Soviet and American specialists began to think over various projects on the creation of lunar bases at the dawn of the space age, even before Gagarin’s flight. The very first of them had a pronounced militaristic orientation. For example, the Horizon project, developed in the late 1950s, involved the construction of a launch pad for American nuclear missiles on the Moon.
Fortunately, the military quickly realized that placing nuclear weapons on the Moon was not quite practical, and lost interest in such ideas. Therefore, all subsequent settlement projects were exclusively peaceful. One of them was developed within the Apollo program. Few people remember it now, but since the very beginning people were not planning to limit themselves with short-term visits to the Moon. The next step was to create a permanent settlement. To do this, NASA considered developing a modified version of Apollo or building a completely different ship with a larger cargo capacity. Using it, it was planned to deliver a residential module to the surface of the Moon, designed for a three-month stay of two people. In the future, other compartments would be added to it, which would allow the number of crew to be increased to 6 people.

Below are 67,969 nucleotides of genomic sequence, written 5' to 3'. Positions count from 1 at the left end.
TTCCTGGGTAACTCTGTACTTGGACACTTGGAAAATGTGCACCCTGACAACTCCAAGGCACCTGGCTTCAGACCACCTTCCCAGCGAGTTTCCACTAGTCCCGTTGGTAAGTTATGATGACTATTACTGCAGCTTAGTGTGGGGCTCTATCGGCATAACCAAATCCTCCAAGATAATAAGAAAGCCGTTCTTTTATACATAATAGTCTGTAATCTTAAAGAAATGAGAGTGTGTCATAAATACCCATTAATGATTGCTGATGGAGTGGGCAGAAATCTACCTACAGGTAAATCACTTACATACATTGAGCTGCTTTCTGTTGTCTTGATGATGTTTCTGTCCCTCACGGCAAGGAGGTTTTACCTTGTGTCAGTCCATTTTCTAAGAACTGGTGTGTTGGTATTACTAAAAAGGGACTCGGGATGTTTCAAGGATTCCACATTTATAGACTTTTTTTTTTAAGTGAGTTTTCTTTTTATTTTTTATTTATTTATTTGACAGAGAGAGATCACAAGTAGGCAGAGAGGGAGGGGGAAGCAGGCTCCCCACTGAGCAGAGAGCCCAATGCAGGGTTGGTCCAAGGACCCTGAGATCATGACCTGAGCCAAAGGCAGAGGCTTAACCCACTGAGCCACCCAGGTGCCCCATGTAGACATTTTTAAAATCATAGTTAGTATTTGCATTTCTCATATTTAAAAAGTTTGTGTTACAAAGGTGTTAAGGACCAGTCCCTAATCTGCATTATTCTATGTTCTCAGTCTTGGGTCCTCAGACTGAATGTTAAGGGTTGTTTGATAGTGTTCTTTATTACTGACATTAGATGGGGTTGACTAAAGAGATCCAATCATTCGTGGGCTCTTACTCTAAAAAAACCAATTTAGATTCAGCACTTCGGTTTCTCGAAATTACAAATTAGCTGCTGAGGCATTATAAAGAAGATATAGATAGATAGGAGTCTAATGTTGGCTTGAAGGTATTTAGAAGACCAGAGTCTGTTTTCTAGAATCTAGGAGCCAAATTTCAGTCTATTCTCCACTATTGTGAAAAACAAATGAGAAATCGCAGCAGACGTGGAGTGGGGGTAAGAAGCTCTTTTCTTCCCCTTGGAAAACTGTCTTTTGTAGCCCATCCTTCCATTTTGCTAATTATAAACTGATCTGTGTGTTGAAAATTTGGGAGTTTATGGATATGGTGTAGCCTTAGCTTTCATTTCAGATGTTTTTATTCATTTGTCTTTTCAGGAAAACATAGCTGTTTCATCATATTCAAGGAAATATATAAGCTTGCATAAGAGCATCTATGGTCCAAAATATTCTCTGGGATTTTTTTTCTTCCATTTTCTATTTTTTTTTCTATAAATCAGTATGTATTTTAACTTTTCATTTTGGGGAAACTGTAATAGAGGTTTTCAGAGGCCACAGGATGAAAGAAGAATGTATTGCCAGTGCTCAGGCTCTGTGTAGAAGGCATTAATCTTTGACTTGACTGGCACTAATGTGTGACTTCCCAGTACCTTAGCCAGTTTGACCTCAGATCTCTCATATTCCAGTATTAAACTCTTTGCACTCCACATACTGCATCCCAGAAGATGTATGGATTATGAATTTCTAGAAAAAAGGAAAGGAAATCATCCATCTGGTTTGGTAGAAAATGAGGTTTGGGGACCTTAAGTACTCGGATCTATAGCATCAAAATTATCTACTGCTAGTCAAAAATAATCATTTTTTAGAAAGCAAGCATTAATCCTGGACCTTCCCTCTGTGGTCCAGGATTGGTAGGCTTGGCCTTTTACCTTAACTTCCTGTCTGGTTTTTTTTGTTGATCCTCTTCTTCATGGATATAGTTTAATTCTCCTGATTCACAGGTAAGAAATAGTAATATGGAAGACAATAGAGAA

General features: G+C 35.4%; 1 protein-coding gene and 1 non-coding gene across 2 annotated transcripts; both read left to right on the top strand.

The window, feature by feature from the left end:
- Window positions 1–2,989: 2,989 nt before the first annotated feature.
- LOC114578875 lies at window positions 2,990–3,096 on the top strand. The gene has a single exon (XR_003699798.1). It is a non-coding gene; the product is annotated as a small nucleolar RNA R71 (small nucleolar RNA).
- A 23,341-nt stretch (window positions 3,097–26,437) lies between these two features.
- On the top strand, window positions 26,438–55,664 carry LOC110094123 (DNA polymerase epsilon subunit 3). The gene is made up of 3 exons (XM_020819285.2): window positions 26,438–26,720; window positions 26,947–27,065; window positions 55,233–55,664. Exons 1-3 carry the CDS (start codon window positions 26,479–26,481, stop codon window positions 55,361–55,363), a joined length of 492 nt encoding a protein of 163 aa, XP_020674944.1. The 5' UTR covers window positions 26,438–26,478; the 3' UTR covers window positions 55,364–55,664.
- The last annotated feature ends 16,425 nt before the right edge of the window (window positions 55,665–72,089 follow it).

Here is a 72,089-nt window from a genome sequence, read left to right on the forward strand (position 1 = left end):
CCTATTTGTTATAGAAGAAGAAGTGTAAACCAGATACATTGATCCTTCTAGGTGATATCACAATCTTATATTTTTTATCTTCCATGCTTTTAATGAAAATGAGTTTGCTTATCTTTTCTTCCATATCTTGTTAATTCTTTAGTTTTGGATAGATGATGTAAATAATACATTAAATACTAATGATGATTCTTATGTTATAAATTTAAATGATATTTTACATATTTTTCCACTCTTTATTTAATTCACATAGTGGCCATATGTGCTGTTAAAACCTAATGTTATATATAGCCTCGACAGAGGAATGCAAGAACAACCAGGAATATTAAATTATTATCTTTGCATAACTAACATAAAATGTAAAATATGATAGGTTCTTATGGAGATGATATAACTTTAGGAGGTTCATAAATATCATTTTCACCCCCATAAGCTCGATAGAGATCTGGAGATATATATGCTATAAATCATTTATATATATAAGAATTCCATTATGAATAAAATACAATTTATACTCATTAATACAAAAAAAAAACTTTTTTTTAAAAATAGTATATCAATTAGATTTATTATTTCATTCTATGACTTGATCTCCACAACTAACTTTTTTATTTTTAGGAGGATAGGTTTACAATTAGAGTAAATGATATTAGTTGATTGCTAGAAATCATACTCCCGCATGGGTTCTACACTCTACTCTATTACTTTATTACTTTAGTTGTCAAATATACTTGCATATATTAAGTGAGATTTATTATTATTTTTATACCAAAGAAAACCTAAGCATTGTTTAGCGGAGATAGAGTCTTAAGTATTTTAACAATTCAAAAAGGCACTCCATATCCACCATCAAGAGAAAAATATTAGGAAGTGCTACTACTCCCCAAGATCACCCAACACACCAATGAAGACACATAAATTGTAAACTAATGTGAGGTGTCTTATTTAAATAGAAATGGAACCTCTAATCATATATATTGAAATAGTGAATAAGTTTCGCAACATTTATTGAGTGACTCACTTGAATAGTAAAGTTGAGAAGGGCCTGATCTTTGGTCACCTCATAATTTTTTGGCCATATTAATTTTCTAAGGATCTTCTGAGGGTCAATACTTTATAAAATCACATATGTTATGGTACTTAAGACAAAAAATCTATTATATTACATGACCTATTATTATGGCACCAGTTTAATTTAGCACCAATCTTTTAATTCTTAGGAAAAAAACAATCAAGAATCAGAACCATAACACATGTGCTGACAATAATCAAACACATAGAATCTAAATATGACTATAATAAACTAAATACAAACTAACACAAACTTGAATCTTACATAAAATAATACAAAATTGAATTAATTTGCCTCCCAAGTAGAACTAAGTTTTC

But the implementation of such a project required numerous additional launches of the Saturn V rocket. After assessing the potential costs, Congress decided that America could not afford such a luxury. Therefore, all plans to create a lunar base were canceled even before Neil Armstrong took his small step.
There were similar ideas in the USSR as well. Thus, Volodymyr Barmin developed Zirka project which included delivering a “train” to the Moon — a combination of residential, service and energy modules installed on the chassis of a lunar rover. The unusual vehicle would be used by Soviet cosmonauts to survey the terrain and select the optimal location for a permanent lunar settlement. According to Barmin’s idea, it was supposed to consist of nine cylindrical blocks and was designed to lodge 12 people.
Unfortunately, this idea, like the Apollo lunar base, remained only on paper. There were two good reasons for this. The first is the failed test of the H1 super-heavy rocket, which was supposed to deliver base modules to the Moon. The second is cost. The estimated cost of Zirka was more than 50 billion rubles. The Soviet economy, overloaded with military expenses, simply could not afford a project of this scale.